How Helpful are LSAT Handbooks?
All students who take the LSAT usually prepare by purchasing several test-prep books. I have found though, that not all prep materials are created equal.
I assumed that the books administered by the LSAC would be the most beneficial when studying, considering that this is the organization that actually creates the test. Although everyone’s experience is different, I found that The Official LSAT Handbook, created by the LSAC, to be helpful yet tedious. When the handbook is nearly as superfluous and at times confusing as the test, is it worth the read?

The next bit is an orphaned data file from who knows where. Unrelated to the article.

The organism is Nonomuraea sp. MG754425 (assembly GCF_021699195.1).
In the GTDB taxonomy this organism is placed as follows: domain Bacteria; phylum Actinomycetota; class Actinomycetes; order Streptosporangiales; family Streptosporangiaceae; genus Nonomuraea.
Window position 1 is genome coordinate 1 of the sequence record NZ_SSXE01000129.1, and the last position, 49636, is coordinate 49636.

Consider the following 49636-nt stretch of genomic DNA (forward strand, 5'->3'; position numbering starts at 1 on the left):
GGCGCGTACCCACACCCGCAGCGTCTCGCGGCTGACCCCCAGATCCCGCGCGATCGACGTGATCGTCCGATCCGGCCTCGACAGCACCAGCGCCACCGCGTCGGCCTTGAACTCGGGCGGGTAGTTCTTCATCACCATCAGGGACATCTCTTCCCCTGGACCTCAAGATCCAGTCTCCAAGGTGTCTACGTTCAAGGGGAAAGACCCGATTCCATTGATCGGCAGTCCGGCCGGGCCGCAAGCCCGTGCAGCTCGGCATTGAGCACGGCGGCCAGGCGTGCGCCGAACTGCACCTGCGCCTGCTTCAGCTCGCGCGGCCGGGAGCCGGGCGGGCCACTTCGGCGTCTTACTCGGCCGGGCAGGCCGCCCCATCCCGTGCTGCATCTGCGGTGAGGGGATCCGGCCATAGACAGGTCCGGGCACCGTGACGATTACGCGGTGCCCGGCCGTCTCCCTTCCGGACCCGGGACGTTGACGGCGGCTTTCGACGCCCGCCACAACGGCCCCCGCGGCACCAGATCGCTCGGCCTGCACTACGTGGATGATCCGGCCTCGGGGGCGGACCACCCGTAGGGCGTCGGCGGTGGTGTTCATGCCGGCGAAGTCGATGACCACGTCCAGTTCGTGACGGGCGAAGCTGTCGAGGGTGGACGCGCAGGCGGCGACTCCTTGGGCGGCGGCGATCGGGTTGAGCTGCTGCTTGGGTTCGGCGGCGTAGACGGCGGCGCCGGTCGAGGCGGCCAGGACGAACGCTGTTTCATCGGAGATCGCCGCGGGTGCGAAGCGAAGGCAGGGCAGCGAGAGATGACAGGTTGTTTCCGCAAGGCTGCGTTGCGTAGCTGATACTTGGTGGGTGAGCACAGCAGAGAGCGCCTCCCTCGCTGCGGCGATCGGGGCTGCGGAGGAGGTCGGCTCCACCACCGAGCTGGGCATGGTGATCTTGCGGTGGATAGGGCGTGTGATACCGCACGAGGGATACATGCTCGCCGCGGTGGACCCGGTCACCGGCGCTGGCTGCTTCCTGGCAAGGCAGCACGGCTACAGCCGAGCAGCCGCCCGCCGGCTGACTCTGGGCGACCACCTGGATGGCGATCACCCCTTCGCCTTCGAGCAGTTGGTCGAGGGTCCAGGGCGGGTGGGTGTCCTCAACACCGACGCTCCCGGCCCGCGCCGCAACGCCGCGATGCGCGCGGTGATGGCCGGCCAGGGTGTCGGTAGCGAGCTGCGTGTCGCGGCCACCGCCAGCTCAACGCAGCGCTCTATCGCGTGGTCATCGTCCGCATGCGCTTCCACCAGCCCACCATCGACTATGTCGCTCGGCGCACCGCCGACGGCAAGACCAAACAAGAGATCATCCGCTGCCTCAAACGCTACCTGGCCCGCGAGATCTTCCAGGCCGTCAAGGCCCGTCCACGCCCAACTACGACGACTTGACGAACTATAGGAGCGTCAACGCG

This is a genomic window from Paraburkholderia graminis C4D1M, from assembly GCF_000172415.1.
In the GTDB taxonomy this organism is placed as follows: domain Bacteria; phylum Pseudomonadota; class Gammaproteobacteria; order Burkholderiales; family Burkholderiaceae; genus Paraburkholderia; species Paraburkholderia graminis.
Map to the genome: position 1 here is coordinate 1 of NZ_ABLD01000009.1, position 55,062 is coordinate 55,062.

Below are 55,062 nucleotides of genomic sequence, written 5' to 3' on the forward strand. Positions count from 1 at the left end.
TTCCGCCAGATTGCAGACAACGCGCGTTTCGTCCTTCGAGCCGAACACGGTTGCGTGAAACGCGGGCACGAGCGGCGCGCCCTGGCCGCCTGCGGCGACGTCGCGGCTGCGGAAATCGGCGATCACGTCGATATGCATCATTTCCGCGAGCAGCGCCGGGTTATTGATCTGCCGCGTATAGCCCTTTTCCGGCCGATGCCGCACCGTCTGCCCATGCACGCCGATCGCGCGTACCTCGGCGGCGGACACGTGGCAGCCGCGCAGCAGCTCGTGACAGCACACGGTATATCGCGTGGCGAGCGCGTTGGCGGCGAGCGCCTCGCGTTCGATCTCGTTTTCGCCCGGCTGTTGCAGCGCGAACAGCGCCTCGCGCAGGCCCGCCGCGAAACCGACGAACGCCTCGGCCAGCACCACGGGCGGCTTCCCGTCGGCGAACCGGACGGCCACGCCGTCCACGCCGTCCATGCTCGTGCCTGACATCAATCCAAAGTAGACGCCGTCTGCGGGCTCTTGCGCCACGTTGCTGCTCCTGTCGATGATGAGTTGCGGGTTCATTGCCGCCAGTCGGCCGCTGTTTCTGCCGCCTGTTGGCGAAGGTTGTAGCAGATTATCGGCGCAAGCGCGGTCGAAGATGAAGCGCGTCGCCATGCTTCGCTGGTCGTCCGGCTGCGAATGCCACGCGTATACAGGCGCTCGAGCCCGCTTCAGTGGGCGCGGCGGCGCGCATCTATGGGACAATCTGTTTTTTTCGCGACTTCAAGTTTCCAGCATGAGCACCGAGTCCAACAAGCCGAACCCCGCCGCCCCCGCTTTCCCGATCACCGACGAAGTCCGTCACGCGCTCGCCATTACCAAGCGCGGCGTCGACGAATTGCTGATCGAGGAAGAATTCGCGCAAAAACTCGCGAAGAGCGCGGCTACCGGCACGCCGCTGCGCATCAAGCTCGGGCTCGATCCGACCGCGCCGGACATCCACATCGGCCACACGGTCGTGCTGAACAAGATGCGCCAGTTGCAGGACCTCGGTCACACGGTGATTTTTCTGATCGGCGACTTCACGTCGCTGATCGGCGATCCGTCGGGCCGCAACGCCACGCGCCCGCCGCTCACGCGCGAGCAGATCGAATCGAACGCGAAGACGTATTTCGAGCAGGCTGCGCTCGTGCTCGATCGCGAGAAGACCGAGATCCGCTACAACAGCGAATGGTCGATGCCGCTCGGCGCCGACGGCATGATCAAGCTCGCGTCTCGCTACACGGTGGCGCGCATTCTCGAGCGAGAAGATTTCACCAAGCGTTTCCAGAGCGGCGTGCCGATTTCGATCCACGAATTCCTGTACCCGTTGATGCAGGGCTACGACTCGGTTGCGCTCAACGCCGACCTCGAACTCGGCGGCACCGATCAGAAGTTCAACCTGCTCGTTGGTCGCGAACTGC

The Princeton Review’s LSAT study aid: Cracking the LSAT proved to be the most worthwhile for me. I found that this particular edition (2012) more carefully explained the rules of arduous logic and analytical games and time-consuming reading comprehension questions.
The book also offers techniques and clever tricks to understand the ways in which the LSAT is constructed. The LSAC purposefully makes the test impossible to earn a perfect score given the allotted time; thus, one of the most useful methods is beating the time by looking for key words, the lack of certain phrases, or being able to make inferences given little information.
It is my understanding that Princeton review study guides are guaranteed to raise the scores of anyone taking tests such as the LSAT, MCAT, GRE, etc.; I would recommend Cracking the LSAT for those anticipating taking this difficult test.
Other helpful LSAT materials include: